30 September 2021 marks the date when the Coronavirus Job Retention Scheme (“CJRS” or “furlough scheme”) is due to be formally wound down. Whilst it has undoubtedly preserved thousands of jobs over the past 18 months, many businesses will now be looking whether they can afford to bring back all of their staff.
Staff are currently unable to be put on formal notice of redundancy whilst they are furloughed – if you wish to make someone redundant before 30 September 2021, they will need to be brought back into the business and put on full pay (or at least put on full pay without being brought back). From October onwards, staff can be put on notice of redundancy but the rules around consultation (which can be complex) will apply. In short, employees will need to be given adequate notice and the proper process must be followed.
Statutory redundancy is based on the number of years an employee has worked, together with a weekly multiplier based on their age, with the weekly amount currently capped at £544 per week. When calculating the redundancy pay, the employee’s weekly pay is the average they earned per week over the 12 weeks before the day they got their redundancy notice.
Redundancy costs can be extensive, especially where staff have been employed for a number of years and/or are over the age of forty. Notice pay must be accounted for, as must any outstanding holiday pay, and not forgetting the redundancy payment itself. It should be noted that redundancy pay should be calculated on what the employee’s pay would have been had they not been on furlough. Where a business has depleted turnover levels, this can have an adverse effect on cashflow.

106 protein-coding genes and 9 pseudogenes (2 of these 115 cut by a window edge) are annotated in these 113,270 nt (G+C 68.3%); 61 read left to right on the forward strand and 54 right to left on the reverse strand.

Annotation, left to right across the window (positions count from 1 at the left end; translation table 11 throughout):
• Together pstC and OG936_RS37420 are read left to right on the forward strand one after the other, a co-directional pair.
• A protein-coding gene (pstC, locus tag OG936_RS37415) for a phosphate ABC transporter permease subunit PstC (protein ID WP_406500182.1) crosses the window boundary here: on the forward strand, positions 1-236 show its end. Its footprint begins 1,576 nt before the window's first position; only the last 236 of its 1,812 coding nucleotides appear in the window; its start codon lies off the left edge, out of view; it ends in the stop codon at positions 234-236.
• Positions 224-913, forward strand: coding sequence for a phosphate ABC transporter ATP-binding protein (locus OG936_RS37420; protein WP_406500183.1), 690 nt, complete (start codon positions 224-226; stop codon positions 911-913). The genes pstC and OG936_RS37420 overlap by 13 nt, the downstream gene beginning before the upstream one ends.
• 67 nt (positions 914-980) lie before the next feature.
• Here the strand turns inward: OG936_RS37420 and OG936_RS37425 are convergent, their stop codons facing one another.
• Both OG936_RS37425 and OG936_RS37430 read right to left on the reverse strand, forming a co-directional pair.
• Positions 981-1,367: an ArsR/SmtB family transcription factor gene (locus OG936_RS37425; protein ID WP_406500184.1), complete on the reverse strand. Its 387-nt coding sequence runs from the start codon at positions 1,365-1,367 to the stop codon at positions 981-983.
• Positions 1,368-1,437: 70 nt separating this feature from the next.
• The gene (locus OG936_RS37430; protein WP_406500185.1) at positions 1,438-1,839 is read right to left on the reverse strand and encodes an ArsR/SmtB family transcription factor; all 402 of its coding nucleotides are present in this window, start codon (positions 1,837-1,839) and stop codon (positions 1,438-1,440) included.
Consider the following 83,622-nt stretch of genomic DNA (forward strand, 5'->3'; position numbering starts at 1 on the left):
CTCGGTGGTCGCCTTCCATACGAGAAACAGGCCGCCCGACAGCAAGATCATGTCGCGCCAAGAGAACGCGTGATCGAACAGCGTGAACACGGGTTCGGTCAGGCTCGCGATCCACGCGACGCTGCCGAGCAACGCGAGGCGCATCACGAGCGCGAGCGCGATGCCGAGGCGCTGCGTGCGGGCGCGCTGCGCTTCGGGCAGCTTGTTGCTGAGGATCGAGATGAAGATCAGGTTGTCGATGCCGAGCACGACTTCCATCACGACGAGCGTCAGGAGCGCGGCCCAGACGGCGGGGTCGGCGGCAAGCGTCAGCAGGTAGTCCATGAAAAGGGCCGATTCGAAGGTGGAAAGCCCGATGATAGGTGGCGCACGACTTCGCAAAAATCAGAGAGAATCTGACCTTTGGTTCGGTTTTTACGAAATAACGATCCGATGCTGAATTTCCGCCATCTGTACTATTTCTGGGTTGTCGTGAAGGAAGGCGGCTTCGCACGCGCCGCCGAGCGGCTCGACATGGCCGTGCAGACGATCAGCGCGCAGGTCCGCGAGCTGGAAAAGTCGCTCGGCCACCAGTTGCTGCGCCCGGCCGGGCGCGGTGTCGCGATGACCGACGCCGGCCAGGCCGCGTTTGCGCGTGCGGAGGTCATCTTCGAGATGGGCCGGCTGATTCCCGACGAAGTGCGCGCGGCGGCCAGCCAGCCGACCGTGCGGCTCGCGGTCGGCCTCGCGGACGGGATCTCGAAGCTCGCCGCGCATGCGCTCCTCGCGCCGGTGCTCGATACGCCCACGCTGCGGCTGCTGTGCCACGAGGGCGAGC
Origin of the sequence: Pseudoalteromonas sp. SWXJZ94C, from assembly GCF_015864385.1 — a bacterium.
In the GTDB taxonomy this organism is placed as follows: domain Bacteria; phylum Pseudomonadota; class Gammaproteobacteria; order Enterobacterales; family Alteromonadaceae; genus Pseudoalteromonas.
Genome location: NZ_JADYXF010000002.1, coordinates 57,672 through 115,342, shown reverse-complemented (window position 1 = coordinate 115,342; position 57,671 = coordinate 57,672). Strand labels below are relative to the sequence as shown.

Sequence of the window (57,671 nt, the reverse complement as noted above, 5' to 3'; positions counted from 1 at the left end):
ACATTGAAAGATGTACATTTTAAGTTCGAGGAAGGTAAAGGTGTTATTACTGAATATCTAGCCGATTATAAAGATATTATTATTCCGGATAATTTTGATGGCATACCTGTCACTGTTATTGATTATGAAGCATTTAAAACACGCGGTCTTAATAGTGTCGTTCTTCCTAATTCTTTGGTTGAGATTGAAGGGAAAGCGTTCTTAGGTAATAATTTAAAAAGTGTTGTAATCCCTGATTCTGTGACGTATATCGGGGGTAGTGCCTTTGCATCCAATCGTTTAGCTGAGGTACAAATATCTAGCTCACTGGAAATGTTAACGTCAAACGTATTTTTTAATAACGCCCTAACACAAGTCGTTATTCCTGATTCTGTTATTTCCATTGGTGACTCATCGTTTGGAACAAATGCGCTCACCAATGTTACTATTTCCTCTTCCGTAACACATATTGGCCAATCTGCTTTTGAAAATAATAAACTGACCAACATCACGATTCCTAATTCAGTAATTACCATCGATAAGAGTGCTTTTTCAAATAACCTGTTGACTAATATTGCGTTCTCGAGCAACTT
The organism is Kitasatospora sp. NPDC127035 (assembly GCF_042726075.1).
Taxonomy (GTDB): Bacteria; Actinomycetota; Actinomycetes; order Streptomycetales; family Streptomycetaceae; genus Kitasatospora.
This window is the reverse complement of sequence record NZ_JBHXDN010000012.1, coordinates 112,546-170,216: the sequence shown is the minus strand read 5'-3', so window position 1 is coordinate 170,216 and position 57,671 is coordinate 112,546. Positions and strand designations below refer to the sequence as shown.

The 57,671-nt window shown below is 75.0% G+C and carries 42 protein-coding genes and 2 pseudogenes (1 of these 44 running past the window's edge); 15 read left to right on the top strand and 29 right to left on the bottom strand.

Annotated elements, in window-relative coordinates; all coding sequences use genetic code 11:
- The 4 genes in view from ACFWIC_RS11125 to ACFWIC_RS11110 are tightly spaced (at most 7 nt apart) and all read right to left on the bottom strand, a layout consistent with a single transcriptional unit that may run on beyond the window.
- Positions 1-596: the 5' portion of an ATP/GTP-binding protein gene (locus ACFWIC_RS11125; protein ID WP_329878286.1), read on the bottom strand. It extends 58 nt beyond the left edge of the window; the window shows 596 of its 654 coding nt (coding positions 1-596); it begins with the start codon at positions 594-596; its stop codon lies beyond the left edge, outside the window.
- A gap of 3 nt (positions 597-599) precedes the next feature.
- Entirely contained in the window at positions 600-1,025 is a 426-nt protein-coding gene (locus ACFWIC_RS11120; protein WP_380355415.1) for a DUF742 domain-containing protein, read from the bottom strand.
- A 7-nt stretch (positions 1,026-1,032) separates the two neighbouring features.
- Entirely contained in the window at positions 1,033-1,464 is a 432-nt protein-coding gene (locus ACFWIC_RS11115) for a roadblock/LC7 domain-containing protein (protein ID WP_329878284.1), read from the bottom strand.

If your business would become insolvent as a consequence of making statutory redundancy payments, the Insolvency Services’ Redundancy Payments Service (“RPS”) can give the company a loan to meet the costs, which then must be repaid as soon as possible and the RPS will likely make a decision on a case by case basis.
However, this might in turn cause further cash flow issues, so if you are considering making redundancies but are unable to meet the costs, you should seek advice from our Restructuring and Insolvency team as this might indicate that you need further support in order to facilitate a proper turnaround. It is worth noting that the RPS will meet the costs of redundancy (up to certain statutory limits) where a company requires a formal insolvency process, including a Company Voluntary Arrangement (“CVA”). A CVA can often assist with a restructure of a business, especially when it has suffered a setback and is looking to restructure to become more resilient going forward.
The end of the furlough scheme is almost upon us. If you have concerns about the viability of your business post-September, discussing the possibility of a restructure of your business is likely to be worthwhile. The sooner those discussions take place, the more options you will have available, so get in touch with our team for more information.